Rochester Hills Acquires Two-Mile Stretch of Road to Redevelop Auburn Corridor

Schematic design from December 2016 draft of Auburn Road Corridor Plan. Source: rochesterhills.org/DocumentCenter/View/7400

By DREW HOWARD

During their latest meeting on Monday, May 7, the Rochester Hills city council voted to acquire jurisdiction of two miles of Auburn Road as part of the city’s effort to redevelop the area with a more pedestrian and business-friendly approach.

Monday’s vote follows “months of discussions” with the Michigan Department of Transportation (MDOT), and marks one of the first tangible signs of progress on the Auburn Road Corridor Project. Discussions around revitalizing the area have gone back as early as 2016.

“While I understand we’re taking on additional responsibilities, what we gain in terms of flexibility moving forward with the Auburn Road Corridor Project makes it absolutely worth it,” council member Ryan Deel said. “And so I’m pretty enthusiastic. This is an excellent first step toward moving forward and making the Auburn Road Corridor Project a reality.”

Rochester Hills leadership plans to redevelop Auburn Road on the two-mile stretch between Dequindre Road and Culbertson Avenue, according to the project draft plan, with a primary goal of strengthening the area in terms of walkability, safety, and commercial development (restaurants, boutiques, entertainment venues, etc.). At the 2018 State of the City Address, Mayor Barnett described the area as a “dangerous place for vehicles and pedestrians.”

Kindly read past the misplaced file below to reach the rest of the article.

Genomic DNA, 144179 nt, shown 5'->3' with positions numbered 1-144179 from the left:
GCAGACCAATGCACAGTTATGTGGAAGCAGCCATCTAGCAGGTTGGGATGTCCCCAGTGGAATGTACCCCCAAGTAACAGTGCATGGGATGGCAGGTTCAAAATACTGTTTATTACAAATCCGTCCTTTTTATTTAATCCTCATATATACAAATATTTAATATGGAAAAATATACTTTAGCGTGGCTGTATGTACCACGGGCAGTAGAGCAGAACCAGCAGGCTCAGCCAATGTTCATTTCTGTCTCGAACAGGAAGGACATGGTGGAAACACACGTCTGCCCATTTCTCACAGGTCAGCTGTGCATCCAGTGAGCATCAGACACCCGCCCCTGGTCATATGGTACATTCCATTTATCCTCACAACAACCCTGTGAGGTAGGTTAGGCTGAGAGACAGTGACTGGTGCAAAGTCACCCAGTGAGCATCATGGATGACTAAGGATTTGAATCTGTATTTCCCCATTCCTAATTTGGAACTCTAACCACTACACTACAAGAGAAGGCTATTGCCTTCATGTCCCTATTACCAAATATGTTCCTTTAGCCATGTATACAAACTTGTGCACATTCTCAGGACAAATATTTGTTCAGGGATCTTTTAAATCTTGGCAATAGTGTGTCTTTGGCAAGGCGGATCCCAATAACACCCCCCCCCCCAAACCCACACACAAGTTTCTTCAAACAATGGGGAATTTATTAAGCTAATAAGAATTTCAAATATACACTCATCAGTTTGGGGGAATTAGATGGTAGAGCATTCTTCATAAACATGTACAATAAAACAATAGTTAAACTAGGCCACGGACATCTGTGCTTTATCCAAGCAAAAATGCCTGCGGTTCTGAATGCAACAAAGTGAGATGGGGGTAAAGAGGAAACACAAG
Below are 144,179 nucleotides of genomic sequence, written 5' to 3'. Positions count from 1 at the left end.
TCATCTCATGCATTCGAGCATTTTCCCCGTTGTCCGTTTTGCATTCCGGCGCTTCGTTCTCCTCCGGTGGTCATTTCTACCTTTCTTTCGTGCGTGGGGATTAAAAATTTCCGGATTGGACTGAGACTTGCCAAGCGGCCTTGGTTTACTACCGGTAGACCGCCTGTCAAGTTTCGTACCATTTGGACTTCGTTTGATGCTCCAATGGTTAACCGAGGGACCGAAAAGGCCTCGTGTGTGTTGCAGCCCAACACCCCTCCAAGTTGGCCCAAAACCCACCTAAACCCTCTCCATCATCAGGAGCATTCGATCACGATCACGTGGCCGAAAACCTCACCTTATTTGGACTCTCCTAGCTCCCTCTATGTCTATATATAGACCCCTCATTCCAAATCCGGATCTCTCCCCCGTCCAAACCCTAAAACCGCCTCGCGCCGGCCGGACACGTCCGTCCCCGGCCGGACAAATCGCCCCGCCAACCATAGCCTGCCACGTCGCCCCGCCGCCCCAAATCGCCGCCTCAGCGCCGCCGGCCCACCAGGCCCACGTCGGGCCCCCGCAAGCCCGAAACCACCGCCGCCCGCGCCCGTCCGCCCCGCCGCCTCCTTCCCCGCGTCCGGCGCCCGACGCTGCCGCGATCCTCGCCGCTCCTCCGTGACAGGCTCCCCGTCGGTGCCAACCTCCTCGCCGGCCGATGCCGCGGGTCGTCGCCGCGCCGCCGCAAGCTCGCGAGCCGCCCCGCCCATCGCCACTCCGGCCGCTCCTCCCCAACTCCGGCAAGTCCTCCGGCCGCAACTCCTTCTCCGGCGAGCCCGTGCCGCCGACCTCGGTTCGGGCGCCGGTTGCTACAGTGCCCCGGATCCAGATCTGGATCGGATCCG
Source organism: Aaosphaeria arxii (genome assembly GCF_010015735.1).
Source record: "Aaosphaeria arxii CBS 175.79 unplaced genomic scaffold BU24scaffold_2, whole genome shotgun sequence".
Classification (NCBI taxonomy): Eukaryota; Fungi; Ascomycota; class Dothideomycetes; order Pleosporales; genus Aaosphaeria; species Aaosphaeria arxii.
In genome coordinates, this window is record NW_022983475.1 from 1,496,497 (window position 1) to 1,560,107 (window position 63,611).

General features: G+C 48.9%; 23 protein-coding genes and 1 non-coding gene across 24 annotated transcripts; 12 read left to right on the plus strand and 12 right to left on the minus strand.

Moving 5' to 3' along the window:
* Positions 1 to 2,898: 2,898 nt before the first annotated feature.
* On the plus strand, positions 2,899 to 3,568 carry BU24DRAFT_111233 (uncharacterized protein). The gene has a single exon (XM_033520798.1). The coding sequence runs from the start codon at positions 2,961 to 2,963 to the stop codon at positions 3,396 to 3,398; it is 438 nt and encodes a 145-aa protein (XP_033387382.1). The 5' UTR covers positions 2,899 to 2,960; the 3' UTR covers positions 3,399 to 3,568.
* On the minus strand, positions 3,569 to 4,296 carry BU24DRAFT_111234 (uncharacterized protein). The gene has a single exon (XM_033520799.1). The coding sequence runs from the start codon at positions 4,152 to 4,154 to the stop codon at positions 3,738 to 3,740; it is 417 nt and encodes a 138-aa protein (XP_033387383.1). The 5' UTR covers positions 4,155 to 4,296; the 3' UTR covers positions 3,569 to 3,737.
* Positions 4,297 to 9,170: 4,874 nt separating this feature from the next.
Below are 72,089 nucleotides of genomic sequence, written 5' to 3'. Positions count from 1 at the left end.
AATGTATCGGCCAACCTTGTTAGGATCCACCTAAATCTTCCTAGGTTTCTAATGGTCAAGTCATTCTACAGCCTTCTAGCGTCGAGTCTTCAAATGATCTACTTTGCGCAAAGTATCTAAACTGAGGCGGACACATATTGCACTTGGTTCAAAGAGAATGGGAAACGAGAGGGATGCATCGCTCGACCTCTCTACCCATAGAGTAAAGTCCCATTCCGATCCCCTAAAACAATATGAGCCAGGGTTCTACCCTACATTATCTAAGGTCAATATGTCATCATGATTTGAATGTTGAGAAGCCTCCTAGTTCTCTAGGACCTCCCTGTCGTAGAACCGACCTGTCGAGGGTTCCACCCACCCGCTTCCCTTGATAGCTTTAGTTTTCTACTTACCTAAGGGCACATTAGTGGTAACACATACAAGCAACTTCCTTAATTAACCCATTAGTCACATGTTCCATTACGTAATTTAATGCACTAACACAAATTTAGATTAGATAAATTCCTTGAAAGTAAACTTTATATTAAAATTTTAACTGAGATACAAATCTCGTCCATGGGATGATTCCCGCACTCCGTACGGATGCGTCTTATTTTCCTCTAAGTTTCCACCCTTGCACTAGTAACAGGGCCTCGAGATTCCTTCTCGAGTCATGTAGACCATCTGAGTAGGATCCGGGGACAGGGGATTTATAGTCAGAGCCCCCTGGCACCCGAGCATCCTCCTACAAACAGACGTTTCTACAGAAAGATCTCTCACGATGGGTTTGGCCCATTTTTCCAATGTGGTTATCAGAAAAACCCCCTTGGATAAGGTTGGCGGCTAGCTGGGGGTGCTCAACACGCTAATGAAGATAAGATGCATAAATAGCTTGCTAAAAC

Other goals stated in the draft include, but are not limited to: create clear transitions and borders between residential neighborhood and the commercial corridor; provide safe pedestrian crossings; bring in more green elements, landscaping, public open space and plazas; and provide additional parking supply.

Council member Susan Bowyer pointed out that there’s also potential for the City of Rochester Hills to acquire the other four miles of Auburn Road in the future. While this is certainly a possibility, city engineer Paul Davis said there are no such plans in the works yet.

Council members also voted to dissolve the city’s Economic Development Corporation (EDC) entirely, which allows for tax-exempt bond financing for industrial and nonprofit development projects within Rochester Hills. The EDC has an annual budget of $950 to pay its six board members for meeting attendance. While the EDC has continued to elect new members annually and meet on an “as needed basis,” the board hasn’t addressed any new business since 1986, according to the council’s agenda summary.

The Rochester Hills City Council will meet again Monday, May 21. You can watch this meeting and others in full by visiting the council’s YouTube page, “Council Meetings – City of Rochester Hills.”